A simple way to start your code in a different AppDomain

20 May 2008 in software-development | dotnet |

You may know that AppDomains in the .Net Framework are comparable to processes in that they provide an isolated execution context for the instructions executed by the CLR. However, they are also quite lightweight and what is more, you can have more than one inside an actual OS process in which a given CLR Host is running. Usually our code gets executed in a default AppDomain and we do not care about additional ones. Why should you care about AppDomains at all?

Well,

  • Do you have a system complex enough that you want to have subsystems with defined responsibilities and clear interfaces to the outside?
  • Can your subsystems churn away on their work without them having to interfere with each other beyond what would be a typical service-style interface?
  • Do you want to be able to let parts of the application run under different Security contexts?
  • Could any of the subsystems hang up so badly that you need to completely destroy the context that was running said part of the code?
  • Are you considering to deploy more than one executable as part of the complete application?

If you can answer any or all of the questions with yes, chances are that AppDomains may be useful to you.

Especially if question 3 gets a yes, you may just want want to start an AppDomain as if it were some other executable. This is easily done with the following code:

AppDomain dmn = AppDomain.CreateDomain("mydomain"); dmn.ExecuteAssembly("MyExe.exe");

Your executable will need an entry point as e.g. a Console application would have. This scenario does not give you a lot of advantage towards just starting the executable. If you want to e.g. instantiate a WCF ServiceHost in the other domain, you may still need to block the entry point in order for your executable to stay alive. The following code allows you to specify a hook, an entry point much like an application entry point, however, you do not need to deal with the following:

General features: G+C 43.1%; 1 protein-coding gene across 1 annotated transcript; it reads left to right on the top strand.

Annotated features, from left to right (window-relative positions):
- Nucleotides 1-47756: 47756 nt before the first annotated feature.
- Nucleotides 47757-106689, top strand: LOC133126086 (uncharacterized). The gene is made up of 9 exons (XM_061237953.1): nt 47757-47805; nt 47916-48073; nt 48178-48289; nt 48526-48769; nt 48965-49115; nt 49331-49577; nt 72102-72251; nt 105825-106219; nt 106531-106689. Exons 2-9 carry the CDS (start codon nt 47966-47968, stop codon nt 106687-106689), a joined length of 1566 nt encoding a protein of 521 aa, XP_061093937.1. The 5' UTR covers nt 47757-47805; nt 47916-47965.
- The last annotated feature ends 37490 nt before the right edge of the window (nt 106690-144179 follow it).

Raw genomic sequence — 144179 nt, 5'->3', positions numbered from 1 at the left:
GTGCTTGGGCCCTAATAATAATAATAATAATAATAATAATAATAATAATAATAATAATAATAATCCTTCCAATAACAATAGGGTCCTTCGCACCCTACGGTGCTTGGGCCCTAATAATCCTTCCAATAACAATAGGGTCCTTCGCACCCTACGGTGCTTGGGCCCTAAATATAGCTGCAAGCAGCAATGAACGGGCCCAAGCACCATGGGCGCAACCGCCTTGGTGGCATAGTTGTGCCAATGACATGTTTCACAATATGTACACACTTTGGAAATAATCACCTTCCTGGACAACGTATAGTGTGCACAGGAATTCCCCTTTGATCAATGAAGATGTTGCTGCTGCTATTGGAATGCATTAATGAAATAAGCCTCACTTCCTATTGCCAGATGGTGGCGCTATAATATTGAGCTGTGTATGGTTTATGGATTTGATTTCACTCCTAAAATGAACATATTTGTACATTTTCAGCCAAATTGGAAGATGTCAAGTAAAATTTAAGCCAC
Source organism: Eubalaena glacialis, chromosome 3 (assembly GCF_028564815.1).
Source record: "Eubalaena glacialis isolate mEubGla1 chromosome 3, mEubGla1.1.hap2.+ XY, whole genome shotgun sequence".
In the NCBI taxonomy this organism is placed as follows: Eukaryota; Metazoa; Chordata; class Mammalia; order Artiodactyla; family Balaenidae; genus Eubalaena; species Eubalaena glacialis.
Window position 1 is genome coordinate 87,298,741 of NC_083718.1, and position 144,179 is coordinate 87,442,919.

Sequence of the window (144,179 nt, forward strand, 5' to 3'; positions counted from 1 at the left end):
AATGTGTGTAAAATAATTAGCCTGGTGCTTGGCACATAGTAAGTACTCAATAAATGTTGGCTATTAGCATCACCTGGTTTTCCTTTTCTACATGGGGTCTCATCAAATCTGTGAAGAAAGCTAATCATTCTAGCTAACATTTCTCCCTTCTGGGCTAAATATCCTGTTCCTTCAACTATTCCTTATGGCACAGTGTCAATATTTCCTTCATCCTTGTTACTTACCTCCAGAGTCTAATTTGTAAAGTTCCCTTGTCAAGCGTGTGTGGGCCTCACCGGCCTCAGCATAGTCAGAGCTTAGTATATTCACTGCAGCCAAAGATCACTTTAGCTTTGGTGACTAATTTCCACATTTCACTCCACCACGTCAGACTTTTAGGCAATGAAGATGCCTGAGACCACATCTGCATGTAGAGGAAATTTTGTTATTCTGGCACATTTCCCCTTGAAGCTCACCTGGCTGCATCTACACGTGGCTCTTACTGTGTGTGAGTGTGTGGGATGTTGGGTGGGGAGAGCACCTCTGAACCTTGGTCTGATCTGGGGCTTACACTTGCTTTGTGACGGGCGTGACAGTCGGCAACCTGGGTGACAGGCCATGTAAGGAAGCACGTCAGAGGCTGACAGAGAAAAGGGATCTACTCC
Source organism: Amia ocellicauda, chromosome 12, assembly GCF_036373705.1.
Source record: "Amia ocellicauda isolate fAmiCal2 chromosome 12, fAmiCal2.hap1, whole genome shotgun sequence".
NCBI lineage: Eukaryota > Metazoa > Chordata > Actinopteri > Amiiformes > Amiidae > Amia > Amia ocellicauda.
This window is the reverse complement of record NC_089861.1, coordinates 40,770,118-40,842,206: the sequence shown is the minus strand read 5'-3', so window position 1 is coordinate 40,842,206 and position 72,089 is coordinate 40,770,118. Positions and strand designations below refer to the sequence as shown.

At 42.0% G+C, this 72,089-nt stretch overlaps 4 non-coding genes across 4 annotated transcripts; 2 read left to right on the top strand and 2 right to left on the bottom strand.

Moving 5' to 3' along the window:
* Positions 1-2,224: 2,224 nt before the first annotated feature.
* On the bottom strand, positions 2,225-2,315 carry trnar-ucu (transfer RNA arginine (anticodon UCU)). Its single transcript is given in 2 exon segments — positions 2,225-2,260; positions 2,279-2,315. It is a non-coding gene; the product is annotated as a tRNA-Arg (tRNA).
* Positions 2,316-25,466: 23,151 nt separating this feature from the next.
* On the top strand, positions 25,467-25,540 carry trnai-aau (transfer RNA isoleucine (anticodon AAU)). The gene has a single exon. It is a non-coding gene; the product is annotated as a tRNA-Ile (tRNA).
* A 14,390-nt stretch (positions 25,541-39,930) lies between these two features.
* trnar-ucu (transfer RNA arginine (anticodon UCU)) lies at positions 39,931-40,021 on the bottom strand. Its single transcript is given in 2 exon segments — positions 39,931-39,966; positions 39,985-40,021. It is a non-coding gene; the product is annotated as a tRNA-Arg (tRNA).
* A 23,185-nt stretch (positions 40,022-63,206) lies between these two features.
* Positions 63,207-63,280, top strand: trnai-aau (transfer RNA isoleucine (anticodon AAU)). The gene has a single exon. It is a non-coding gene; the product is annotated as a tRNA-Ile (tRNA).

• Your entry point stays alive as long as the AppDomain in which it lives is alive.
  • Your entry point is called whenever the AppDomain it lives in unloads.
  • Your entry point does not have to live in a different assembly than the one from which you create a new AppDomain.

The AppDomainExpander does that…

` class AppDomainExpander where T : DomainLifetimeHook, new() { public void Create() { Create(Guid.NewGuid().ToString()); }

public void Create(string domainName) {
    AppDomain dmn = AppDomain.CreateDomain(domainName);
    string typename = typeof(DomainCommunicator).FullName;
    string assemblyName = typeof(DomainCommunicator).Assembly.FullName;
    var inner = (DomainCommunicator)dmn.CreateInstanceAndUnwrap(assemblyName, typename);
    inner.Create();
} } `

You can see that the code refers to a DomainCommunicator, which is a private inner class of the Expander. I will come to this type in a minute.

When you instantiate the Expander you need to provide a type argument that specifies something that derives from the DomainLifetimeHook. That type looks as follows:

abstract class DomainLifetimeHook { internal abstract void Start(); internal abstract void Stop(); }

Those methods will already be called inside the new AppDomain, namely when it fires up and when it Unloads. The DomainCommunicator then is the class that gets instantiated in the new AppDomain. Since it is an inner class of the Expander it can easily refer to the type argument provided during its instantiation. The generic constraint that T has a default constructor allows the communicator to create an instance of it and call its start method in the beginning.

By attaching the event handler to the AppDomain Unload event two things are achieved: There is a defined point when Stop is called on the instantiated Hook and the DomainCommunicator instance is being referenced by the newly created AppDomain. Since T is an instance variable of the Communicator, Ts lifetime is now driven by the AppDomain:

` class DomainCommunicator : MarshalByRefObject { T domainHook;

    public void Create()
    {
        domainHook = new T();
        // Attaching the handler is enough to keep a reference to ourselves
        // which in turn keeps T alive...
        AppDomain.CurrentDomain.DomainUnload += new EventHandler(OnDomainUnload);
        domainHook.Start();
    }

    void OnDomainUnload(object sender, EventArgs e)
    {
        domainHook.Stop();
        // ...until the Domain dies: dereference myself to be more explicit
        AppDomain.CurrentDomain.DomainUnload -= new EventHandler(OnDomainUnload);
    }
} `

Now, letting code run in a different AppDomain is as easy as writing this:

var expander = new AppDomainExpander<DataPointMSMQHook>(); expander.Create();

Chronology

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